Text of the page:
School in Namie. On the blackboard: “Everything’s going to be fine” © Cécile Asanuma-Brice
Futaba District © Cécile Asanuma-Brice
© Cécile Asanuma-Brice

Okaeri – Welcome home

When he came to power in 2013, Japanese Prime Minister Shinzo Abe wanted to revive the Fukushima region, despite the contamination (mainly caesium 134 and 137). He is therefore launching a vast reconstruction planning project preceded by a €40 billion decontamination policy. A first in the world.  Despite the scale of the project, it was limited to habitable areas (housing + 20m around each house) and arable land. “We don’t know how to decontaminate the forest”, explains the scientist, who points out that it represents three quarters of the territory of Fukushima prefecture.

“The government is offering financial support to anyone willing to move into the former evacuated zone,” explains Cécile Asanuma-Brice. In its bid to reinvest the area, the government is razing the existing buildings and replacing them with new town housing estates. The beauty, history and identity of the region that used to lie within these walls have been consigned to oblivion, to the deep regret of the displaced, who “no longer recognise anything” and “don’t want to go back”. In Ôkuma, a town just south of Fukushima and home to part of the nuclear power plant, 1,000 people have moved into the new housing estate built around the town hall. The population is mainly made up of 800 employees of Tepco, the Tokyo electricity company, which sends its employees there at the start of their careers. 100 people have moved there with public subsidies, and only a hundred others are originally from the region. Of this new population, which represents only a fraction of the original 8,000 inhabitants, only 10% have returned of their own free will.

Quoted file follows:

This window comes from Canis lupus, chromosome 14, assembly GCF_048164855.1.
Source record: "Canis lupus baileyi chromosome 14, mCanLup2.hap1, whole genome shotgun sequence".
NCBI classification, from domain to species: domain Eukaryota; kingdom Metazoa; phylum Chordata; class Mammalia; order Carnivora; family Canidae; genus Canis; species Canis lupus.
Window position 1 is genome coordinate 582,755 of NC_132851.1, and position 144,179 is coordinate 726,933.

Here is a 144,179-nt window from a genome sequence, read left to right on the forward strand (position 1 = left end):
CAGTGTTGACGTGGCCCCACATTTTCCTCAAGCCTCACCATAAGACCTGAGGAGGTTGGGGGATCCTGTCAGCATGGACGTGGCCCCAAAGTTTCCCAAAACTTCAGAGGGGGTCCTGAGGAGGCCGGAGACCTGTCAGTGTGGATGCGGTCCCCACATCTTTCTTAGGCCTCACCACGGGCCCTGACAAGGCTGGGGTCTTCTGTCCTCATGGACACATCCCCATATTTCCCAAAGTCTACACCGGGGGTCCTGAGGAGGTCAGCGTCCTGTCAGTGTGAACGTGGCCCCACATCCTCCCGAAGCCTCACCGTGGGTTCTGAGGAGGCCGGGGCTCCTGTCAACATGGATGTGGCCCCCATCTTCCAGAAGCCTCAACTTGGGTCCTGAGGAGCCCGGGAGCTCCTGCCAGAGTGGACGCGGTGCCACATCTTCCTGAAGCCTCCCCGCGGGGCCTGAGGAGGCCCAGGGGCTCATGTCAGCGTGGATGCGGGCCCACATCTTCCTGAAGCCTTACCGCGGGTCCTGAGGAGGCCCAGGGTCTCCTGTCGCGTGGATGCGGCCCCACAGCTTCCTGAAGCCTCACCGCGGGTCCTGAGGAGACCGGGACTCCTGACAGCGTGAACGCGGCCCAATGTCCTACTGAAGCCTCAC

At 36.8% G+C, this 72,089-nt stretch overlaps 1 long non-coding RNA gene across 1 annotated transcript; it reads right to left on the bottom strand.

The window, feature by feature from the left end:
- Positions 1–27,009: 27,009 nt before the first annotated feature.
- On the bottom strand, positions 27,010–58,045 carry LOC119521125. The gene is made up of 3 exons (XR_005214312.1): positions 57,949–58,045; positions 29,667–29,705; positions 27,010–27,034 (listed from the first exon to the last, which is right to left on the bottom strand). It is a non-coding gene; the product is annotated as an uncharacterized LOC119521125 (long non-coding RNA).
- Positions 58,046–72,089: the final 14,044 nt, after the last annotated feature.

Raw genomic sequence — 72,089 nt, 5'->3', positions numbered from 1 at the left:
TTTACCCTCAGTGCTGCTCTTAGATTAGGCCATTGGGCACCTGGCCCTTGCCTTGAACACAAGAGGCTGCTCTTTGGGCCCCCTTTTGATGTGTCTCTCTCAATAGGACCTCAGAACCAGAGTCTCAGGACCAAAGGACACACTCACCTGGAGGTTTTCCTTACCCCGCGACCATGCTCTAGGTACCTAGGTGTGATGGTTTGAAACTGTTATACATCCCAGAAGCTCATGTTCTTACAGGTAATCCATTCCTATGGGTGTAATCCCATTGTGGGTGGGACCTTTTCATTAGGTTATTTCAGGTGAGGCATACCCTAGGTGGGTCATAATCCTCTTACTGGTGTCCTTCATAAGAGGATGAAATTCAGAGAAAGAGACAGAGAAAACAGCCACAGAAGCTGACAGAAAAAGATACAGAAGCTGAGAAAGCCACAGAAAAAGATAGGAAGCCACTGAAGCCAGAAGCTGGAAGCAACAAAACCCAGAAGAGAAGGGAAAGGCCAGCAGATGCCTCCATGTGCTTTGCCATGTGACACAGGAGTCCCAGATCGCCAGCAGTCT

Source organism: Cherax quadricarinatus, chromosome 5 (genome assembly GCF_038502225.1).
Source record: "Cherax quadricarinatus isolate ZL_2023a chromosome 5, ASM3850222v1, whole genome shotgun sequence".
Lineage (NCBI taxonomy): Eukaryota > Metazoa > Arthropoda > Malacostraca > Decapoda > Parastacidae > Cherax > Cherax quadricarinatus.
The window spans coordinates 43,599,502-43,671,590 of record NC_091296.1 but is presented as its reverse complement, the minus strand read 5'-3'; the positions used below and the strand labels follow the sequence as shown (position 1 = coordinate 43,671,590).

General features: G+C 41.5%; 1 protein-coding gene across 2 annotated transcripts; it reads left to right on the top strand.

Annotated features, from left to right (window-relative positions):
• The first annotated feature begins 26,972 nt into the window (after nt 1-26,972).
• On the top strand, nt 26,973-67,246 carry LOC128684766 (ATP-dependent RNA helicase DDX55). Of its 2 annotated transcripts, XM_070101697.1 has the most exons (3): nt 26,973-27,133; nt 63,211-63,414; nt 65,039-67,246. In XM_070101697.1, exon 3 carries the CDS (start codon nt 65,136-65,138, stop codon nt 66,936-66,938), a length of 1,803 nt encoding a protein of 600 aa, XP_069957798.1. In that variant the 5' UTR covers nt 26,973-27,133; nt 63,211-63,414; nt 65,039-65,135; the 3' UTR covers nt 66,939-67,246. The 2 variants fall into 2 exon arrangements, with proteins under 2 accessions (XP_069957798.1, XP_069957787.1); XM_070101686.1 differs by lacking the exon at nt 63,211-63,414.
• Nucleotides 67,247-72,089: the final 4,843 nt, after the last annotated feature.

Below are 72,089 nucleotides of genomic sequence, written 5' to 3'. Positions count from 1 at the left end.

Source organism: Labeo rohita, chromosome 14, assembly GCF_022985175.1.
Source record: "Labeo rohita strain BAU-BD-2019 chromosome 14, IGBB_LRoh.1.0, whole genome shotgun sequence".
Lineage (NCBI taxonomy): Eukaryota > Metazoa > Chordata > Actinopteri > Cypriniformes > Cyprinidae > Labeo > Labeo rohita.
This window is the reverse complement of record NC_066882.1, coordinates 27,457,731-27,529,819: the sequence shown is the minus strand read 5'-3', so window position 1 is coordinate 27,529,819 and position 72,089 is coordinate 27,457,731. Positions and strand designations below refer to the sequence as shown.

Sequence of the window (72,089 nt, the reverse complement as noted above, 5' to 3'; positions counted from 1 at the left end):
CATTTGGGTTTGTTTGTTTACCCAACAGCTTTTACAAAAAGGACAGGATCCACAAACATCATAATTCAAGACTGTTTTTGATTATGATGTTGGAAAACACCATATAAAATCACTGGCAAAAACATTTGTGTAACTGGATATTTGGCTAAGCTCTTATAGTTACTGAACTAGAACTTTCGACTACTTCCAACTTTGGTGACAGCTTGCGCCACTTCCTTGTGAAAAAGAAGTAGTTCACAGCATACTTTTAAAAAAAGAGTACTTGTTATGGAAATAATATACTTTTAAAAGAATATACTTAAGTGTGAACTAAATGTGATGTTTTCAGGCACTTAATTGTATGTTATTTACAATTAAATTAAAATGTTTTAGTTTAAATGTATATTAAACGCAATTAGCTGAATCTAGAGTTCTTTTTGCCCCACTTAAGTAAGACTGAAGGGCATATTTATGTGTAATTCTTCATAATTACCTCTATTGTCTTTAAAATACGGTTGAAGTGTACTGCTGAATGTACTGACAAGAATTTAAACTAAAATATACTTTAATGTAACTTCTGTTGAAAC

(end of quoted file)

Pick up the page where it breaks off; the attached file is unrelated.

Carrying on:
“The whole area was already in demographic decline before the nuclear accident. The disaster was just a catalyst”, explains the expert. “In Namie (a town to the north-west of the Fukushima power station), almost a thousand people have left every year since 1995”. This raises the question of reconstruction and its usefulness. Wouldn’t it be better to let the region return to nature? Is it imperative to anthropise these areas? For the scientist, the answer is not self-evident. It makes you wonder if we should wish them a safe journey home. The traditional formula will have to wait a little longer.

Okuma District On signs: “Road closed / No infraction authorised” © Cécile Asanuma-Brice

The exhibition Sur les traces de Fukushima (In the footsteps of Fukushima) is open at the Maison de la Culture du Japon in Paris until March 9, 2024. For a better understanding of the sequence of disasters, you can also read her book Fukushima, 10 ans après.